Magazine

Folgers and Maxwell House Aim for a Comeback


Supermarket leaders Folgers and Maxwell House are tinkering with their products in a bid for growth, but in a world with so much variety, it's not working

In a post-Starbucks (SBUX) world, when 40 percent of the coffee consumed in the U.S. is classified as gourmet by the National Coffee Assn. (NCA), it's easy to forget about supermarket stalwarts Folgers and Maxwell House.

However, the two still dominate the home brewing market. Folgers, owned by J.M. Smucker (SJM), is the clear leader, according to market research firm SymphonyIRI Group. In regular and decaf grounds, Folgers sold $732 million worth of coffee at supermarkets, drugstores, and mass retailers, excluding Wal-Mart Stores (WMT), for the year ended July 11. Maxwell House, owned by Kraft Foods (KFT), sold $424 million. Starbucks, by comparison, sold only $245 million.

The good news for Folgers and Maxwell ends there. Growth is soft to nonexistent—and the product seems dated. In 2007, its most recent survey of the brands, website Coffee Review noted the category "continue[s] to betray us with coffees that actually seem to achieve the impossible—[they] get worse every time."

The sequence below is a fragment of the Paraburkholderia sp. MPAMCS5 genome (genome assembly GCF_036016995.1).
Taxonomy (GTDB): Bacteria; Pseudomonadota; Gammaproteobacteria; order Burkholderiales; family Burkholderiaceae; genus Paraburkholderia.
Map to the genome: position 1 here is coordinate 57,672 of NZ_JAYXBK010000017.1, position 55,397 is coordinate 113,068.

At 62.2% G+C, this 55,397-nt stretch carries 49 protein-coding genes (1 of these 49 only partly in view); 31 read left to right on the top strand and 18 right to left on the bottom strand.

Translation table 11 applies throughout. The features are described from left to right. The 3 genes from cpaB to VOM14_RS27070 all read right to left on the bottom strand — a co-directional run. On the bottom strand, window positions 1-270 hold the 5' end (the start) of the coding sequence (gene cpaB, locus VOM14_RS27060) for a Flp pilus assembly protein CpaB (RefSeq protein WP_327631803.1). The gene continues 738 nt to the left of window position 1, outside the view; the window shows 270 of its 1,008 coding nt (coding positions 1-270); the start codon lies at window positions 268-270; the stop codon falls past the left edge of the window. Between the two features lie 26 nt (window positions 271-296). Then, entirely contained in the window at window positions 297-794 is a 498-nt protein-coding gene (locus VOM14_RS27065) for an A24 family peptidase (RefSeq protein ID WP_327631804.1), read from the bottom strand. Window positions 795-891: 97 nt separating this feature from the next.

While left-for-dead brands like Pabst Blue Ribbon have enjoyed comebacks by promoting regular-guy unpretentiousness, Folgers and Maxwell House recently tried to rehabilitate themselves by tinkering. Maxwell switched its flagship blend to 100 percent arabica beans (from lower-quality robusta) and this year launched a series of "foaming latté" drinks—instant coffee flavors with a layer of foam on top. It also followed the trend of coining fancy-sounding flavors, like its South Pacific Blend. Folgers has Caramel Drizzle and Vanilla Biscotti, and recently added a step in its roasting process. This fall it will unveil a Keurig pod—a powerful symbol of the new coffee regime.

Such changes are unlikely to do more than hold on to wavering loyalists. In a recent sampling of both brands,neither had much flavor. Compared with other choices, Folgers was particularly acidic, Maxwell less so. "The consumer's just so much more aware of the variety out there," says equities analyst Matt Arnold of Edward Jones. "For not much more money, the experience is pretty different in terms of the coffee you can have." During the downturn, the number of those making coffee at home rose from 82 percent to 86 percent, according to the NCA. As the world emerges from recession, expect that number to fall—and Folgers and Maxwell to feel the heat. "If you're ranking opportunity through a growth lens," says Arnold, "this is one of the last places you're going to look."


Coke's Big Fat Problem
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